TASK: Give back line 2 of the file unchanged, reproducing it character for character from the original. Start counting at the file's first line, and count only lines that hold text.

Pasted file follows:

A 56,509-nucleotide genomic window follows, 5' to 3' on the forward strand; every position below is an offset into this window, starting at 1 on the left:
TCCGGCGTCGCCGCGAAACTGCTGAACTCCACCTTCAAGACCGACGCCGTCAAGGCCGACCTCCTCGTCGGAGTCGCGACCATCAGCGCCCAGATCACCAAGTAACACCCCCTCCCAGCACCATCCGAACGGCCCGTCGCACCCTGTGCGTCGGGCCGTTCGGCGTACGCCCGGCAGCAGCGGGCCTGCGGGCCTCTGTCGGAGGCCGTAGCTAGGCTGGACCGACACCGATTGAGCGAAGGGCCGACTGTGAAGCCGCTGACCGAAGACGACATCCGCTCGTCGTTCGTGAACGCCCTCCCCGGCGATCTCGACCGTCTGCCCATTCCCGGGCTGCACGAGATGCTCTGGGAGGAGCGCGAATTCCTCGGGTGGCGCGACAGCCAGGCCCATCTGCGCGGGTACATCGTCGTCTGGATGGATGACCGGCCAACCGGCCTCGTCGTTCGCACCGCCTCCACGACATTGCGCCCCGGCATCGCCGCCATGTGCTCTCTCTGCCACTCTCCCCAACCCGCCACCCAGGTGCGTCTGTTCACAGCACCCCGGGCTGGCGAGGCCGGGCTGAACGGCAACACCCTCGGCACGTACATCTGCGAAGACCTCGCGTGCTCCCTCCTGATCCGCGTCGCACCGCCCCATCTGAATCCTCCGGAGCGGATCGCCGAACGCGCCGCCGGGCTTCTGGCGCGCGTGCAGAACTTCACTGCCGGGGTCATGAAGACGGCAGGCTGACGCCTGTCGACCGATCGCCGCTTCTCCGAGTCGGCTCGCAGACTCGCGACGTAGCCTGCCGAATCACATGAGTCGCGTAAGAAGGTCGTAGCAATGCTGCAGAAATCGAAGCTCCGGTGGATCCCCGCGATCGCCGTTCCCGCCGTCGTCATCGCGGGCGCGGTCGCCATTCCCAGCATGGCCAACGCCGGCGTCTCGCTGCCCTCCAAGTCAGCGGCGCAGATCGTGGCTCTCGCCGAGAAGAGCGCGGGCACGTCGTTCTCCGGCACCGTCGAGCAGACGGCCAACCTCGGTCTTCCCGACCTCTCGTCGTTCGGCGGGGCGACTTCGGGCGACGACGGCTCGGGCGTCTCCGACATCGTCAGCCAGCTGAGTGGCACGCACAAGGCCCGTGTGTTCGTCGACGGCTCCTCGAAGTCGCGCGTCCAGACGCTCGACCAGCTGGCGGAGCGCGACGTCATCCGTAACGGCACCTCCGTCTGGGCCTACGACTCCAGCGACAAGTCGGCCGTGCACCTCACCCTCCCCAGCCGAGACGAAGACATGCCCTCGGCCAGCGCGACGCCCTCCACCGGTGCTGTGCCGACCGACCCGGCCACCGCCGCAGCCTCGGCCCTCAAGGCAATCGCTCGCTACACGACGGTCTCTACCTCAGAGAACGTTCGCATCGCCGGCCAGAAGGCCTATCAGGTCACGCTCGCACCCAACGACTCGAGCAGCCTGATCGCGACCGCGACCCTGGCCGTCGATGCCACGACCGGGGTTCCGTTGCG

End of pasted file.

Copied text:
TCCGGCGTCGCCGCGAAACTGCTGAACTCCACCTTCAAGACCGACGCCGTCAAGGCCGACCTCCTCGTCGGAGTCGCGACCATCAGCGCCCAGATCACCAAGTAACACCCCCTCCCAGCACCATCCGAACGGCCCGTCGCACCCTGTGCGTCGGGCCGTTCGGCGTACGCCCGGCAGCAGCGGGCCTGCGGGCCTCTGTCGGAGGCCGTAGCTAGGCTGGACCGACACCGATTGAGCGAAGGGCCGACTGTGAAGCCGCTGACCGAAGACGACATCCGCTCGTCGTTCGTGAACGCCCTCCCCGGCGATCTCGACCGTCTGCCCATTCCCGGGCTGCACGAGATGCTCTGGGAGGAGCGCGAATTCCTCGGGTGGCGCGACAGCCAGGCCCATCTGCGCGGGTACATCGTCGTCTGGATGGATGACCGGCCAACCGGCCTCGTCGTTCGCACCGCCTCCACGACATTGCGCCCCGGCATCGCCGCCATGTGCTCTCTCTGCCACTCTCCCCAACCCGCCACCCAGGTGCGTCTGTTCACAGCACCCCGGGCTGGCGAGGCCGGGCTGAACGGCAACACCCTCGGCACGTACATCTGCGAAGACCTCGCGTGCTCCCTCCTGATCCGCGTCGCACCGCCCCATCTGAATCCTCCGGAGCGGATCGCCGAACGCGCCGCCGGGCTTCTGGCGCGCGTGCAGAACTTCACTGCCGGGGTCATGAAGACGGCAGGCTGACGCCTGTCGACCGATCGCCGCTTCTCCGAGTCGGCTCGCAGACTCGCGACGTAGCCTGCCGAATCACATGAGTCGCGTAAGAAGGTCGTAGCAATGCTGCAGAAATCGAAGCTCCGGTGGATCCCCGCGATCGCCGTTCCCGCCGTCGTCATCGCGGGCGCGGTCGCCATTCCCAGCATGGCCAACGCCGGCGTCTCGCTGCCCTCCAAGTCAGCGGCGCAGATCGTGGCTCTCGCCGAGAAGAGCGCGGGCACGTCGTTCTCCGGCACCGTCGAGCAGACGGCCAACCTCGGTCTTCCCGACCTCTCGTCGTTCGGCGGGGCGACTTCGGGCGACGACGGCTCGGGCGTCTCCGACATCGTCAGCCAGCTGAGTGGCACGCACAAGGCCCGTGTGTTCGTCGACGGCTCCTCGAAGTCGCGCGTCCAGACGCTCGACCAGCTGGCGGAGCGCGACGTCATCCGTAACGGCACCTCCGTCTGGGCCTACGACTCCAGCGACAAGTCGGCCGTGCACCTCACCCTCCCCAGCCGAGACGAAGACATGCCCTCGGCCAGCGCGACGCCCTCCACCGGTGCTGTGCCGACCGACCCGGCCACCGCCGCAGCCTCGGCCCTCAAGGCAATCGCTCGCTACACGACGGTCTCTACCTCAGAGAACGTTCGCATCGCCGGCCAGAAGGCCTATCAGGTCACGCTCGCACCCAACGACTCGAGCAGCCTGATCGCGACCGCGACCCTGGCCGTCGATGCCACGACCGGGGTTCCGTTGCG